My five-year-old daughter has been very interested in rocks, crystals, and minerals lately, an offshoot of her intense interest in faeries and the natural realm over which they preside. At her request, I pulled up several images from Google displaying a variety of agates, jasper, geodes and, of course, thunder eggs. This led to a short hike to a nearby creek, after which she discovered several examples of quartz and red agates polished by the stream. By the time this trip had ended, a new pebble puppy was born and my inner rockhound had been reawakened.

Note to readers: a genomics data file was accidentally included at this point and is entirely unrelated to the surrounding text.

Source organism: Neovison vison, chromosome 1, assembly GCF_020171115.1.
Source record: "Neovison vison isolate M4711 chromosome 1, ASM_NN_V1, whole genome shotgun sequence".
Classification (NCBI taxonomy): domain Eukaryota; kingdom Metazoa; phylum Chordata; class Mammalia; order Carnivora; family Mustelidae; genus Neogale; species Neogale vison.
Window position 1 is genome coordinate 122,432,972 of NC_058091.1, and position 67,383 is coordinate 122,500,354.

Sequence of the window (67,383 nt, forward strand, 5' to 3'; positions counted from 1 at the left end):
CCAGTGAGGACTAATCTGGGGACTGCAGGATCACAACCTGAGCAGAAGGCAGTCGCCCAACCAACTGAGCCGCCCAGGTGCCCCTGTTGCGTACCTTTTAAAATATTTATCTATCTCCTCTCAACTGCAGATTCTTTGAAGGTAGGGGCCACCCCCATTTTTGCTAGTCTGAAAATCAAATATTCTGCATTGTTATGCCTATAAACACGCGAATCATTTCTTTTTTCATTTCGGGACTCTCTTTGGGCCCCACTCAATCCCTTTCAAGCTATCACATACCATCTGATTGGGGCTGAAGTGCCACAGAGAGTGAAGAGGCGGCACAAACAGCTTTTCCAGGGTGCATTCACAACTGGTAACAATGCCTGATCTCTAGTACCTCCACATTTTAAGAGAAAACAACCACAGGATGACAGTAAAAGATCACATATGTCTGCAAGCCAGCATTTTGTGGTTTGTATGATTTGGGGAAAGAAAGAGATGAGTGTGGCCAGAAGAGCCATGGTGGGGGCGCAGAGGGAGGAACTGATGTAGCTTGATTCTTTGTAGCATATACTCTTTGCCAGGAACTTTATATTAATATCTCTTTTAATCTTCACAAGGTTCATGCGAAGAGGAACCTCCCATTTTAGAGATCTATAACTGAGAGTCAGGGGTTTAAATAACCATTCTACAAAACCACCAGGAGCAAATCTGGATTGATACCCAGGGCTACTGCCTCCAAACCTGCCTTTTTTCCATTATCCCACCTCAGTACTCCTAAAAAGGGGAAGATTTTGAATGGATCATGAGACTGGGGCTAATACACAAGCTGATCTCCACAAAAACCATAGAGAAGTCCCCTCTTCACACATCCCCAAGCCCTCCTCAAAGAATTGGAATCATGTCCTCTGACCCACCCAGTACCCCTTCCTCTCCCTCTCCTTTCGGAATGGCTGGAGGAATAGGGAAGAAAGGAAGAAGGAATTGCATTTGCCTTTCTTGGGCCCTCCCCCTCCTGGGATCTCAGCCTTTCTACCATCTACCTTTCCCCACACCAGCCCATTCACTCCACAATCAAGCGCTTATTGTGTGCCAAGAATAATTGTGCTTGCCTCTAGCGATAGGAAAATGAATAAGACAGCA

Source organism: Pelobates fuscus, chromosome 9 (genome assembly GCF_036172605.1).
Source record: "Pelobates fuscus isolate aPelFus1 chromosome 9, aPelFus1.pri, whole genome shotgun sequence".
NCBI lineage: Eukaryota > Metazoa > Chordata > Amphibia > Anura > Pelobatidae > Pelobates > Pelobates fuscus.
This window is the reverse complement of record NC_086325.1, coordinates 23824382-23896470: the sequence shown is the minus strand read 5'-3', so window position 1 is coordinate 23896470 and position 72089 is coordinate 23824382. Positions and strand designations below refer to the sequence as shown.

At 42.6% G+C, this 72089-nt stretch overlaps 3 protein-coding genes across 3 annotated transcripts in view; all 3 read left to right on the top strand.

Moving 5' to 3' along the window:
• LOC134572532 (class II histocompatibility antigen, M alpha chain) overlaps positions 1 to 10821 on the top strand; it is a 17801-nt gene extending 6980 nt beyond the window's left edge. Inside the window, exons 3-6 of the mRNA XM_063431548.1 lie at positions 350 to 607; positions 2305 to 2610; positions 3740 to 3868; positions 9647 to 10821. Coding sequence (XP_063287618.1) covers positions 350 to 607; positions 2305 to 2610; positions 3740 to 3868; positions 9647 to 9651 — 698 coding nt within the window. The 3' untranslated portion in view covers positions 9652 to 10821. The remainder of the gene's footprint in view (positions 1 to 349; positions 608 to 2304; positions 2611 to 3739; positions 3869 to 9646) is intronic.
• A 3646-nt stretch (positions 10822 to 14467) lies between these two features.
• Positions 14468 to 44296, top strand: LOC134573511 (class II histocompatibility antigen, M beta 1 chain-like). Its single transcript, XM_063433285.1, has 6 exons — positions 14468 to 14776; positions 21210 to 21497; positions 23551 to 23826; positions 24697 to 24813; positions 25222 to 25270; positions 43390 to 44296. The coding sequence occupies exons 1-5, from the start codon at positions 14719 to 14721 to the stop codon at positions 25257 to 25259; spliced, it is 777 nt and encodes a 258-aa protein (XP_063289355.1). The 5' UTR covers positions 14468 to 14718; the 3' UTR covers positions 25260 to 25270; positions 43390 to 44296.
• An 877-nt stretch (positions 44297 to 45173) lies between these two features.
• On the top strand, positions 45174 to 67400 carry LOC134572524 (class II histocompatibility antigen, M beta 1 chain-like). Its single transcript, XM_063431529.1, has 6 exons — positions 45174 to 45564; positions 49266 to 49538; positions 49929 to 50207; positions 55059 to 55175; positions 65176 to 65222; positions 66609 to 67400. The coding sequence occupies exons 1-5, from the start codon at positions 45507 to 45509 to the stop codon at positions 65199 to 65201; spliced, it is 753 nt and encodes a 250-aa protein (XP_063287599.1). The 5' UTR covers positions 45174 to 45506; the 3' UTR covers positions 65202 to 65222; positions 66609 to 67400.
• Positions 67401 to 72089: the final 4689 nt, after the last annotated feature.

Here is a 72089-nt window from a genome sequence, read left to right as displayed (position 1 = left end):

We happen to live in a very geologically active area and a perfect breeding ground for all sorts of beautiful minerals awaiting discovery. The Pacific Northwest is home to a family of volcanoes in the Cascade Range. Over millennia they would belch ash rich in silica on to the desert planes. This silica rich volcanic ash, known as ryolite, accumulated and eroded forming striking reddish cliffs that enhance the otherwise monotonous desert landscape. The silica, being water soluble, percolated through the porous rock, eventually settling in gas-evacuated hollow spaces of the hardened basalt. Over time this material solidified, forming the colorful agate centers of what we now call thunder eggs. With such rich geology a stone’s throw away we planned a family trip to mine some eggs and start an epic rock collection. A few rock hammer purchases later and we were on our way. [Read more…]